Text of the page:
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Historical Anatomy – Old Hand Drawn Science Art
The National Library of Medicine keeps an outstanding historical record of historic studies in the human anatomy. Here is a publication from the year 1747 by Bernhard Siegfried Albinus entitled “Tabulae sceleti et musculorum corporis humani.” An English translation of the text of Tabulae was published in London in 1749 under the title, Tables of the skeleton and muscles of the human body.
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Albinus, Bernhard Siegfried. Tabulae sceleti et musculorum corporis humani. (Londini : Typis H. Woodfall, impensis Johannis et Pauli Knapton, 1749).
Bernhard Siegfried Albinus (i.e. Weiss) was born in Frankfurt an der Oder on February 24, 1697, the son of the physician Bernhard Albinus (1653-1721). He studied in Leyden with such notable medical men as Herman Boerhaave, Johann Jacob Rau, and Govard Bidloo and received further training in Paris. He returned to Leyden in 1721 to teach surgery and anatomy and soon became one of the most well-known anatomists of the eighteenth century. He was especially famous for his studies of bones and muscles and his attempts at improving the accuracy of anatomical illustration. Among his publications were Historia muscolorum hominis (Leyden, 1734), Icones ossium foetus humani (Leyden, 1737), and new editions of the works of Bartholomeo Eustachio and Andreas Vesalius. Bernhard Siegfried Albinus died in Leyden on September 9, 1770.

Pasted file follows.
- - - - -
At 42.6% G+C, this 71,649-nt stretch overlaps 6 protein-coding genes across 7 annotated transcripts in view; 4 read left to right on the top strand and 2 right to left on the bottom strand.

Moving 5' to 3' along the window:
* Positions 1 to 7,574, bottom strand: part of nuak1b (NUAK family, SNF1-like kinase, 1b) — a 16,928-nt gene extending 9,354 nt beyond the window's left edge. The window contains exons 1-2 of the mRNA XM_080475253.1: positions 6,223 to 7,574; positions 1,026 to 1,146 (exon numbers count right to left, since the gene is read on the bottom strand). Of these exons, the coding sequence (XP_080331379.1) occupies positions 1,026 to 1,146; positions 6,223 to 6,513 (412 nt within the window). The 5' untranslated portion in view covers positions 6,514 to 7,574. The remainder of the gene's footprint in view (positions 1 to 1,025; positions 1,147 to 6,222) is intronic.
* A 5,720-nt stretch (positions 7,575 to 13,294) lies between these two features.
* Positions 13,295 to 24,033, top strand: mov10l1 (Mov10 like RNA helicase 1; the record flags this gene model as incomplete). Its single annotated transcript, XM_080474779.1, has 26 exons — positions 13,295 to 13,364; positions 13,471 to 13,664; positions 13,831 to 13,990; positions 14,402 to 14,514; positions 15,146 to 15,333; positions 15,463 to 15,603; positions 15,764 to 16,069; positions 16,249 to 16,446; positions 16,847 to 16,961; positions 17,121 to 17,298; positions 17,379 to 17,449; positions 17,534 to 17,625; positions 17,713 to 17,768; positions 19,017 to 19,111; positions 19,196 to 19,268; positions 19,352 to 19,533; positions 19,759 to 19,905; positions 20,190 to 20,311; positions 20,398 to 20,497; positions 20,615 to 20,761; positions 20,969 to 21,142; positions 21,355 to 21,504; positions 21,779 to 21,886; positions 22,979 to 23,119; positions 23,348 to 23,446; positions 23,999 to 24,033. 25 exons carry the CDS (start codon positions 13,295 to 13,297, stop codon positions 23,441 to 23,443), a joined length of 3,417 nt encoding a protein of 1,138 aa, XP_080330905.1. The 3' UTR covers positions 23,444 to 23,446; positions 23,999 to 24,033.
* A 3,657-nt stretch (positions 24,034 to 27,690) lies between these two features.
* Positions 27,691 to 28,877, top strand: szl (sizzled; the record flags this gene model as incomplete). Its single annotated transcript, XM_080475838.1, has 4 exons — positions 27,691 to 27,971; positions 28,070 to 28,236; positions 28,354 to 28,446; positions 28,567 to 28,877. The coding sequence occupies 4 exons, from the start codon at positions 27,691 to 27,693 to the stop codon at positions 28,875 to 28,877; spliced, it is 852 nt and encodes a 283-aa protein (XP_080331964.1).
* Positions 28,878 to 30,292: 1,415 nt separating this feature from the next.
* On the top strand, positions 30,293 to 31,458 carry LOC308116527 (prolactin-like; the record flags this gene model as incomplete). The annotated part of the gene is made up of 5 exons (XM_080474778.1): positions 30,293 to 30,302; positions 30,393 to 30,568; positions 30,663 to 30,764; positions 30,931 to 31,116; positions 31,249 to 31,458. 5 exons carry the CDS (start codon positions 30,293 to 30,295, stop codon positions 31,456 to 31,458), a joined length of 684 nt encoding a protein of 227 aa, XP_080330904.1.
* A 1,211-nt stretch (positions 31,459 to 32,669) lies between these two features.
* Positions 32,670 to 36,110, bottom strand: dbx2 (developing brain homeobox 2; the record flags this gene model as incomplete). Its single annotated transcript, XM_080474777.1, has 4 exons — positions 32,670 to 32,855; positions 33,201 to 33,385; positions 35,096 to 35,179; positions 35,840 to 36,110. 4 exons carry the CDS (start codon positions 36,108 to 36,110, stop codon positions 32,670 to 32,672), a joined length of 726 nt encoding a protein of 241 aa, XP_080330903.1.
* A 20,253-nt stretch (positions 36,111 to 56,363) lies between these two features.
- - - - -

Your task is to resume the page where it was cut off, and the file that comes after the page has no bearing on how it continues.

Bernhard Siegfried Albinus is perhaps best known for his monumental Tabulae sceleti et musculorum corporis humani, which was published in Leyden in 1747, largely at his own expense. The artist and engraver with whom Albinus did nearly all of his work was Jan Wandelaar (1690-1759). In an attempt to increase the scientific accuracy of anatomical illustration, Albinus and Wandelaar devised a new technique of placing nets with square webbing at specified intervals between the artist and the anatomical specimen and copying the images using the grid patterns. Tabulae was highly criticized by such engravers as Petrus Camper, especially for the whimsical backgrounds added to many of the pieces by Wandelaar, but Albinus staunchly defended Wandelaar and his work.
Source: National Library of Medicine